October 7, 2020 | 14 minute read

    What action is the U.S. Fish and Wildlife Service taking? The Service is finalizing a rule to protect the eastern black rail, a small secretive marsh bird native to the United States, as a threatened species under the Endangered Species Act (ESA). Partially migratory, the eastern black rail is historically known to exist in 35 states east of the Rocky Mountains, Puerto Rico, Canada, Brazil and several countries in the Caribbean and Central America.  Learn more...

News

  • Two small white birds with yellow beaks and black marking on head on the beach
    Information icon Interior least terns. Photo by USFWS

    Trump Administration celebrates recovery of America’s smallest tern

    January 11, 2021 | 6 minute read

    After more than three decades of conservation partnerships inspired by the Endangered Species Act, the U.S. Fish and Wildlife Service is celebrating the delisting of the interior least tern due to recovery. According to the best available science, the diverse efforts of local, state and federal stakeholders across the interior least tern’s 18-state range have helped ensure populations are healthy, stable and increasing into the foreseeable future. The tern will continue to be protected under the Migratory Bird Treaty Act.  Read the full story...

  • A small black bird with red eyes walks in the marsh grasses.
    Information icon Eastern black rail. Photo © Tom Johnson, used with permission, The Macaulay Library at the Cornell Lab of Ornithology.

    Service finalizes listing the eastern black rail as threatened under the Endangered Species Act

    October 7, 2020 | 4 minute read

    The eastern black rail, a small, secretive marsh bird historically known to exist in 35 states east of the Rocky Mountains, Puerto Rico, Canada, Brazil, and several countries in the Caribbean and Central America, will be listed as a threatened species under the Endangered Species Act (ESA). The final listing includes a rule that will help ensure beneficial conservation actions continue, while minimizing impacts to landowners and other stakeholders. Critical habitat designation for the eastern black rail was deemed not prudent.  Read the full story...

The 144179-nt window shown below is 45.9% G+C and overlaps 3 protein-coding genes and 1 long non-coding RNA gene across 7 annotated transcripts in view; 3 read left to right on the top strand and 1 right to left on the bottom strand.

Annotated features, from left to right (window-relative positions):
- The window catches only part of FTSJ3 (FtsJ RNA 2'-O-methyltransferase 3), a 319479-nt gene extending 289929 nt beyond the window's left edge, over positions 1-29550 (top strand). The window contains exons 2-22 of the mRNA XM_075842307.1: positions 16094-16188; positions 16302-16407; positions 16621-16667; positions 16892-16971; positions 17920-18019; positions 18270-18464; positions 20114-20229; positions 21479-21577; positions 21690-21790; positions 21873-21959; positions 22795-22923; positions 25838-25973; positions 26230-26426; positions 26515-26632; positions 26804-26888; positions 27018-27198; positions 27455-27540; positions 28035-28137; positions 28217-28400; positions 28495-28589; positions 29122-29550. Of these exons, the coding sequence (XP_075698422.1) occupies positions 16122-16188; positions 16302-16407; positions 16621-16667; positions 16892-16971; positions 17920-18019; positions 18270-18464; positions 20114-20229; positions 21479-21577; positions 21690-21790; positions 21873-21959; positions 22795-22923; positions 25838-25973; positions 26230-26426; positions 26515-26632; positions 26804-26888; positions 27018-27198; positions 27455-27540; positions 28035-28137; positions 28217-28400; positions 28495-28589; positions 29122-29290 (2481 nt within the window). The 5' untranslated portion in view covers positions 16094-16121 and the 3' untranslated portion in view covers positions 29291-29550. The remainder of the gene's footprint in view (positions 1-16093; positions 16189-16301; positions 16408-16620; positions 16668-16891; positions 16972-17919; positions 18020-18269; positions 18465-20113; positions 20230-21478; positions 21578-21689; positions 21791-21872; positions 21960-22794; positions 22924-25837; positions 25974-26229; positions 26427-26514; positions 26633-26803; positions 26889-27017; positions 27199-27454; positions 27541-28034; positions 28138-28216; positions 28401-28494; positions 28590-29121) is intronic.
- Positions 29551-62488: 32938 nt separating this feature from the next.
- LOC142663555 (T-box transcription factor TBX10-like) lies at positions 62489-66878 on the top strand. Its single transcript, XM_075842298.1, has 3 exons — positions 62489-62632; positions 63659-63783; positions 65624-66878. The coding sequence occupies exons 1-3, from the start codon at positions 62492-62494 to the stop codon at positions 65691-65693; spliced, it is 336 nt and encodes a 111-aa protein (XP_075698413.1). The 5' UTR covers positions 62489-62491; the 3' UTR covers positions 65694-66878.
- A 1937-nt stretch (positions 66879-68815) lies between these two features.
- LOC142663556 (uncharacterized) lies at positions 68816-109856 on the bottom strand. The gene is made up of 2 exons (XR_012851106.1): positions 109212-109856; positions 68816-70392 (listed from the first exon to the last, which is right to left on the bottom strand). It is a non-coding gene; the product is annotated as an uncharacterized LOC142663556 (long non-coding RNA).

• A small, beige minnow-like fish with a dark stripe down its side
    Information icon Ozark chub. Photo by Dustin Lynch, Arkansas Natural Heritage Comission.

    Improved science and conservation partnerships mean a Southeastern fish and flowering plant do not need Endangered Species Act protections

    December 18, 2019 | 3 minute read

    Based on an extensive review of the best available science, the U.S. Fish and Wildlife Service has determined that the Ozark chub and the purpledisk honeycombhead do not face the threat of extinction now or in the foreseeable future. Protection of these species on conservation lands and new survey data helped inform the Service’s decisions not to list these species under the Endangered Species Act (ESA). These not warranted findings are due in part to ESA-inspired partnerships between local, state and federal stakeholders, who collaborated to protect and conserve these species before they required federal protections.  Read the full story...